One time while rafting in Norway, the water was freezing and it was just a cold day. We had been on the water for three hours but I was having such a good time that I forgot about how cold it was. Even my sense of time changed. Three hours felt like 30 minutes. That was the first time I realized that being in whitewater was my element. I felt recharged.
I still want to travel to a lot more places around the world, maybe this time with my son. I also think I wouldn’t have been able to start college and become a chemical engineer in the US if it wasn’t for rafting. Rafting has become my place of recharging mentally. I feel like I can always let go of everything and be one with Mother Nature.
RAFTING WHILE BLACK
Because I started rafting where the majority of the guides were Black, I was more aware of the differences when I went to other countries. I went to other African countries where most of the guides were white and because of the social divide that already existed between Black and white, I could also see it in raft guiding. I always felt like I had to prove that Black guides were as good as white guides. It felt like if I somehow messed up, then I’d affect the next Black guide who came after me.
Guiding in the U.S. was a little different. Guides and employers made an effort to create an all inclusive environment. Private rafting was slightly different though. Even though it’s rare, there have been moments I’ve felt like I needed to prove that I was as good, or that I actually knew what I was doing.
My advice [for anyone who wants to be an outdoor guide] is that rafting culture slightly resembles the culture in the community around. So chances are, whatever you’re facing in your community, you’ll face on the river. Raft guides are generally open-minded people and are always accommodating.
Don’t let being Black deter you from going into rafting. We actually need more Black guides in America. Also, you don’t have to prove anything to anyone. You have as much right to do it.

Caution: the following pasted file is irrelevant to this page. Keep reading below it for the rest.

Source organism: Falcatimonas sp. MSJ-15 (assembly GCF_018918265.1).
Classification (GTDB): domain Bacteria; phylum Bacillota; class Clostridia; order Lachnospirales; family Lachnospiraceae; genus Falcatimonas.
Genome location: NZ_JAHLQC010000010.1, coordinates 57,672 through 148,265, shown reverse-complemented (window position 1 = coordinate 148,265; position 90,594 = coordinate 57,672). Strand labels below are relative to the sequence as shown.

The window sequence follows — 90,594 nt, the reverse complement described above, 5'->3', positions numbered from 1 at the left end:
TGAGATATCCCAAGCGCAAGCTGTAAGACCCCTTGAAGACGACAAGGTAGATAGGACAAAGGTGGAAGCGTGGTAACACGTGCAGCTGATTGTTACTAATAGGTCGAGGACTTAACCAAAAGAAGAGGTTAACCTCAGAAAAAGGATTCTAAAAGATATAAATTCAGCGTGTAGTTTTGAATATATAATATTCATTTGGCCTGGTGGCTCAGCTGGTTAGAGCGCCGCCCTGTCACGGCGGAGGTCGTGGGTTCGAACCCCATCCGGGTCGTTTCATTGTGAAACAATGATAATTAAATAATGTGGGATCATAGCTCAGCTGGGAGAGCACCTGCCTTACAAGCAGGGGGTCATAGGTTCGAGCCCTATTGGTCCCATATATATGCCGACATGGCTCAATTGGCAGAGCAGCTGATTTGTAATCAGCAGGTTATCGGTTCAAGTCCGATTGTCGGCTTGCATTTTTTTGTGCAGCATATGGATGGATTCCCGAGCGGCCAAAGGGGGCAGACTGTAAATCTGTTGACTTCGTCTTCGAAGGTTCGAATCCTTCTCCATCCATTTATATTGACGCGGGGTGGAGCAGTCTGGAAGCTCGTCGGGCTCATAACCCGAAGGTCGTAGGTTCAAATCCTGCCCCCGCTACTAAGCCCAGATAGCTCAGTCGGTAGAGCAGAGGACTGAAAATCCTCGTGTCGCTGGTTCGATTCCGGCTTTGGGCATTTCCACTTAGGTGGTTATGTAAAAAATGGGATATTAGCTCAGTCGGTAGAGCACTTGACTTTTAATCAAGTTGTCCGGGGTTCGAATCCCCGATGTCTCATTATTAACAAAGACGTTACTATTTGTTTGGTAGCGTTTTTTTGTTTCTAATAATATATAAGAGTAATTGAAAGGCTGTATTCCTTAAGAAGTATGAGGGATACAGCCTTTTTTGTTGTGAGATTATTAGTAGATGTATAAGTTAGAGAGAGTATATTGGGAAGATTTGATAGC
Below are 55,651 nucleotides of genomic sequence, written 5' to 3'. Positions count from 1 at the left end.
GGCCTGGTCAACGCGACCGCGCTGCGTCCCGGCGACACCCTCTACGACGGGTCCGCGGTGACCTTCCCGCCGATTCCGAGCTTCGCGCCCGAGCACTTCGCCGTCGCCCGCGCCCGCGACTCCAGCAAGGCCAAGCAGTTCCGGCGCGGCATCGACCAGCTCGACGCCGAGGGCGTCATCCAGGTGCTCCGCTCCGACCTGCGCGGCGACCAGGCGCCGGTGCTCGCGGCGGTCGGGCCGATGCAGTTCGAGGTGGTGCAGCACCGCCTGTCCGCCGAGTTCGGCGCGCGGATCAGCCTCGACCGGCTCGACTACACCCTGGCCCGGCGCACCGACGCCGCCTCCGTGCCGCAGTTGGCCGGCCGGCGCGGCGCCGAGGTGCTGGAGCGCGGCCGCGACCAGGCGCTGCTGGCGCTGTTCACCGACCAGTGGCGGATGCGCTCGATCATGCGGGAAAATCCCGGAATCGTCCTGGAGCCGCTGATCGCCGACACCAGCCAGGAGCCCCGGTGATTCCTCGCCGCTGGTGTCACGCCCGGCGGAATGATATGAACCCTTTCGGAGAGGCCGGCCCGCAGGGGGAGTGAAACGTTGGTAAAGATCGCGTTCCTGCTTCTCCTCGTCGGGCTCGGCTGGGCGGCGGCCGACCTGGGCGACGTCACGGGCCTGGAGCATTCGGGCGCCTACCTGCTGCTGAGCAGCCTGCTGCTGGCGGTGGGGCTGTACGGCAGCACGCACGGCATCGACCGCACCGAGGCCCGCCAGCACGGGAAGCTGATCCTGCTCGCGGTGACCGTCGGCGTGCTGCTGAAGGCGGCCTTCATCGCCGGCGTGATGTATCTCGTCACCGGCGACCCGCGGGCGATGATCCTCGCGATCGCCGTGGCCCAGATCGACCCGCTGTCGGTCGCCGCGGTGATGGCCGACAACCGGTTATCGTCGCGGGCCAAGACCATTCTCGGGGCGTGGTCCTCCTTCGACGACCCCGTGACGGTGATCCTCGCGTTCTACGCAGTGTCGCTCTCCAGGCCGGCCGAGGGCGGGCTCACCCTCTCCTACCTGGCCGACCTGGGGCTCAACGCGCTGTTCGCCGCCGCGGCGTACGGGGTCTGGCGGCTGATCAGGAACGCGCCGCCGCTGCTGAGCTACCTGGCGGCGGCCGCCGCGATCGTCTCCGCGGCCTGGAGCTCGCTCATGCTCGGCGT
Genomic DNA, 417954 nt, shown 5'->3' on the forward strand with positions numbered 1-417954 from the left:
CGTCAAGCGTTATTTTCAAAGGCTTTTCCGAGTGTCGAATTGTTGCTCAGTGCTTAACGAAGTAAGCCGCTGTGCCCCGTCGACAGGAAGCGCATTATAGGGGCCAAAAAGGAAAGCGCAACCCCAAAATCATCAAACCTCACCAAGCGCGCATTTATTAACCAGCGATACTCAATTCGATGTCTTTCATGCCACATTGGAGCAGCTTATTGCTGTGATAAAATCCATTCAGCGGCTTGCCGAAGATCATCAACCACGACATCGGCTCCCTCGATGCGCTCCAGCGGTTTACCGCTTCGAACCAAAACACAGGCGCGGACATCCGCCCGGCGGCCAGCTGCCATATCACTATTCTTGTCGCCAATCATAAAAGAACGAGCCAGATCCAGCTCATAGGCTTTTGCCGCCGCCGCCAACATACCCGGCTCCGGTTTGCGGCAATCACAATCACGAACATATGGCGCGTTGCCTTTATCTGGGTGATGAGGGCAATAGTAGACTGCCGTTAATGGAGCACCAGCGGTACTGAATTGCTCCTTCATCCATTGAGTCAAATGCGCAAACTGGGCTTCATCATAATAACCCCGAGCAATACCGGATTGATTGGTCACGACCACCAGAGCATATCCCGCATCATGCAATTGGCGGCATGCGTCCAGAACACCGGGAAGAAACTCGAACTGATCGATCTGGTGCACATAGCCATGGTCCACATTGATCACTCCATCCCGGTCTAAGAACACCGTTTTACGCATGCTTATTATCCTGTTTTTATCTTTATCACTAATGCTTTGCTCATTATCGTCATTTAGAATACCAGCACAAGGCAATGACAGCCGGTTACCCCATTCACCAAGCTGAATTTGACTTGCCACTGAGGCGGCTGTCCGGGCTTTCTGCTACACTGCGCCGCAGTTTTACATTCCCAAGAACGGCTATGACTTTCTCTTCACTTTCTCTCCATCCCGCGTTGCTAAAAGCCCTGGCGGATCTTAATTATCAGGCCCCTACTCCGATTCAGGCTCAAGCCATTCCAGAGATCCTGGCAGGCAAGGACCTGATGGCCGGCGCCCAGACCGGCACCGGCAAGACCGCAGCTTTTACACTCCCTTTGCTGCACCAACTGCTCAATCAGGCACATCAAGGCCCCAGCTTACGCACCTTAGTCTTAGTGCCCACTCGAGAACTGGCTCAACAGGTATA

A lot of times on rafting trips you’ll be the only Black person, it really helps to get super comfortable in your own skin.
The summers in Oregon [where I live now] are similar [to Zimbabwe]. It’s really hot. But Oregon gets really cold too. And it rains a lot. The summers and the outdoors of the Pacific NW keeps me connected to home. There’s a lot more differences that make me really miss home. So, I always try to make food from home and I always try to tell people stories from home: how I grew up, my hunting stories and how things are now. I feel like my successes and the good things I do this side honors and celebrates where I come from.
Enoch wears the Hurricane XLT2 for toddlers.
My son Enoch enjoys going hiking. He goes hiking a lot more with his mom but I try to get him out whenever I can. I’m really looking forward to him being old enough to kayak. He really likes playing in the water.
Other than whitewater being my favorite thing, I want him to have options, especially ones that are good for him, instead of staying inside and playing video games and TV.
I would like him to enjoy whitewater as I do, however I’d like him to learn what rafting did for me and how important it is to find something that he loves and enjoys. Rafting has been good for my mental and emotional health, I made most of my friends through rafting and rafting created opportunities for me.